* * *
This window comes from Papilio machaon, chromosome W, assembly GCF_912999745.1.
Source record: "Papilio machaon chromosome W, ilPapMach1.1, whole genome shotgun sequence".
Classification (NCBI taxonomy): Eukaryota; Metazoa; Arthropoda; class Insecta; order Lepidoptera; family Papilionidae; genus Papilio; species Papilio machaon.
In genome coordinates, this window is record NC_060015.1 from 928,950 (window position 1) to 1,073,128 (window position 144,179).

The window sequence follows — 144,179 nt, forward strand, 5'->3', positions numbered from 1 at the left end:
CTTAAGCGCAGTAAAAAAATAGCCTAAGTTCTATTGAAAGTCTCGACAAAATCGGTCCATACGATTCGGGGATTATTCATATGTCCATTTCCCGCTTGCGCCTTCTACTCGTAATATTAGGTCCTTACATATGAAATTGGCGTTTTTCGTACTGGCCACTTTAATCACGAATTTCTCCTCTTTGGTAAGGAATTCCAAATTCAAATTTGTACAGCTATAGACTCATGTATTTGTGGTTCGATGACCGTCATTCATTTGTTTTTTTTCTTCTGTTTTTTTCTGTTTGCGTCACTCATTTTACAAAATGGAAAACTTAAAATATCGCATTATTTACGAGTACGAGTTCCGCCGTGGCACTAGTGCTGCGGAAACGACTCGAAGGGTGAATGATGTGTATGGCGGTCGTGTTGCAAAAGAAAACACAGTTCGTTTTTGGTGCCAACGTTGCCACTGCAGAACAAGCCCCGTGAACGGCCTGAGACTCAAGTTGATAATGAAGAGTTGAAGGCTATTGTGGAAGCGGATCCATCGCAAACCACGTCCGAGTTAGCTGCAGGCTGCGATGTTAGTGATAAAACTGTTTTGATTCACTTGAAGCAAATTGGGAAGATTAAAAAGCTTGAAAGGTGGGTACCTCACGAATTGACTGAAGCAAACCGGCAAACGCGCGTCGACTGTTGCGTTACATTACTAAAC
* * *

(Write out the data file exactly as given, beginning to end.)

This window comes from Papilio machaon, chromosome W, assembly GCF_912999745.1.
Source record: "Papilio machaon chromosome W, ilPapMach1.1, whole genome shotgun sequence".
Classification (NCBI taxonomy): Eukaryota; Metazoa; Arthropoda; class Insecta; order Lepidoptera; family Papilionidae; genus Papilio; species Papilio machaon.
In genome coordinates, this window is record NC_060015.1 from 928,950 (window position 1) to 1,073,128 (window position 144,179).

The window sequence follows — 144,179 nt, forward strand, 5'->3', positions numbered from 1 at the left end:
CTTAAGCGCAGTAAAAAAATAGCCTAAGTTCTATTGAAAGTCTCGACAAAATCGGTCCATACGATTCGGGGATTATTCATATGTCCATTTCCCGCTTGCGCCTTCTACTCGTAATATTAGGTCCTTACATATGAAATTGGCGTTTTTCGTACTGGCCACTTTAATCACGAATTTCTCCTCTTTGGTAAGGAATTCCAAATTCAAATTTGTACAGCTATAGACTCATGTATTTGTGGTTCGATGACCGTCATTCATTTGTTTTTTTTCTTCTGTTTTTTTCTGTTTGCGTCACTCATTTTACAAAATGGAAAACTTAAAATATCGCATTATTTACGAGTACGAGTTCCGCCGTGGCACTAGTGCTGCGGAAACGACTCGAAGGGTGAATGATGTGTATGGCGGTCGTGTTGCAAAAGAAAACACAGTTCGTTTTTGGTGCCAACGTTGCCACTGCAGAACAAGCCCCGTGAACGGCCTGAGACTCAAGTTGATAATGAAGAGTTGAAGGCTATTGTGGAAGCGGATCCATCGCAAACCACGTCCGAGTTAGCTGCAGGCTGCGATGTTAGTGATAAAACTGTTTTGATTCACTTGAAGCAAATTGGGAAGATTAAAAAGCTTGAAAGGTGGGTACCTCACGAATTGACTGAAGCAAACCGGCAAACGCGCGTCGACTGTTGCGTTACATTACTAAAC